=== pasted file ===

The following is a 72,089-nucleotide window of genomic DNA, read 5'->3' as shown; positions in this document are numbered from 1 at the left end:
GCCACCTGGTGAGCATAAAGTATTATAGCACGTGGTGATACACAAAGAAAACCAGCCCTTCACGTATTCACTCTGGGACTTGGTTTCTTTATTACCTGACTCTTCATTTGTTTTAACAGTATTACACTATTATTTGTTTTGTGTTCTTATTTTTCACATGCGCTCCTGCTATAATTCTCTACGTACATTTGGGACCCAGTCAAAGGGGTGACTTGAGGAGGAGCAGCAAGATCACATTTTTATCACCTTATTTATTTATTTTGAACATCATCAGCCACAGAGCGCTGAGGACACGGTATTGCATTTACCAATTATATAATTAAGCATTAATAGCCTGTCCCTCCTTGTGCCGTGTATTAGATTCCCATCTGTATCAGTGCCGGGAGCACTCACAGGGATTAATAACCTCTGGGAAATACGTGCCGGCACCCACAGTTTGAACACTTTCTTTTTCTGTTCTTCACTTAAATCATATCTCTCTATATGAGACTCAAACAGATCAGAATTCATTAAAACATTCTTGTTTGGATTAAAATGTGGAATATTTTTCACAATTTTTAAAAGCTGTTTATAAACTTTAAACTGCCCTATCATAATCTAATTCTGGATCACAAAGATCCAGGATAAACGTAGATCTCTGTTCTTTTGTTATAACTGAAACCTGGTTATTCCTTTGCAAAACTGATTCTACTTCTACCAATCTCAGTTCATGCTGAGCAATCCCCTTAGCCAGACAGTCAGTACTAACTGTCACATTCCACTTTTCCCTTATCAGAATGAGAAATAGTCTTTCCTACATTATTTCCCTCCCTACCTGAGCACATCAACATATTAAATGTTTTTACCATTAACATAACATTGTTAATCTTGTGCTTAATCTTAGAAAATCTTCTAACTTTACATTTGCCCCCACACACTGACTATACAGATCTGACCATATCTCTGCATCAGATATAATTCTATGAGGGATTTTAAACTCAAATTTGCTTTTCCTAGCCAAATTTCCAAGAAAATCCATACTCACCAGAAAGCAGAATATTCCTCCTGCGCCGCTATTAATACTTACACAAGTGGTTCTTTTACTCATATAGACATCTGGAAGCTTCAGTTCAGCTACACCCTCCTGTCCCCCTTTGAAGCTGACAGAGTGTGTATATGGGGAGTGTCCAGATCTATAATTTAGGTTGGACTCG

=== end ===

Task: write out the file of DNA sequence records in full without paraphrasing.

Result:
The following is a 72,089-nucleotide window of genomic DNA, read 5'->3' as shown; positions in this document are numbered from 1 at the left end:
GCCACCTGGTGAGCATAAAGTATTATAGCACGTGGTGATACACAAAGAAAACCAGCCCTTCACGTATTCACTCTGGGACTTGGTTTCTTTATTACCTGACTCTTCATTTGTTTTAACAGTATTACACTATTATTTGTTTTGTGTTCTTATTTTTCACATGCGCTCCTGCTATAATTCTCTACGTACATTTGGGACCCAGTCAAAGGGGTGACTTGAGGAGGAGCAGCAAGATCACATTTTTATCACCTTATTTATTTATTTTGAACATCATCAGCCACAGAGCGCTGAGGACACGGTATTGCATTTACCAATTATATAATTAAGCATTAATAGCCTGTCCCTCCTTGTGCCGTGTATTAGATTCCCATCTGTATCAGTGCCGGGAGCACTCACAGGGATTAATAACCTCTGGGAAATACGTGCCGGCACCCACAGTTTGAACACTTTCTTTTTCTGTTCTTCACTTAAATCATATCTCTCTATATGAGACTCAAACAGATCAGAATTCATTAAAACATTCTTGTTTGGATTAAAATGTGGAATATTTTTCACAATTTTTAAAAGCTGTTTATAAACTTTAAACTGCCCTATCATAATCTAATTCTGGATCACAAAGATCCAGGATAAACGTAGATCTCTGTTCTTTTGTTATAACTGAAACCTGGTTATTCCTTTGCAAAACTGATTCTACTTCTACCAATCTCAGTTCATGCTGAGCAATCCCCTTAGCCAGACAGTCAGTACTAACTGTCACATTCCACTTTTCCCTTATCAGAATGAGAAATAGTCTTTCCTACATTATTTCCCTCCCTACCTGAGCACATCAACATATTAAATGTTTTTACCATTAACATAACATTGTTAATCTTGTGCTTAATCTTAGAAAATCTTCTAACTTTACATTTGCCCCCACACACTGACTATACAGATCTGACCATATCTCTGCATCAGATATAATTCTATGAGGGATTTTAAACTCAAATTTGCTTTTCCTAGCCAAATTTCCAAGAAAATCCATACTCACCAGAAAGCAGAATATTCCTCCTGCGCCGCTATTAATACTTACACAAGTGGTTCTTTTACTCATATAGACATCTGGAAGCTTCAGTTCAGCTACACCCTCCTGTCCCCCTTTGAAGCTGACAGAGTGTGTATATGGGGAGTGTCCAGATCTATAATTTAGGTTGGACTCG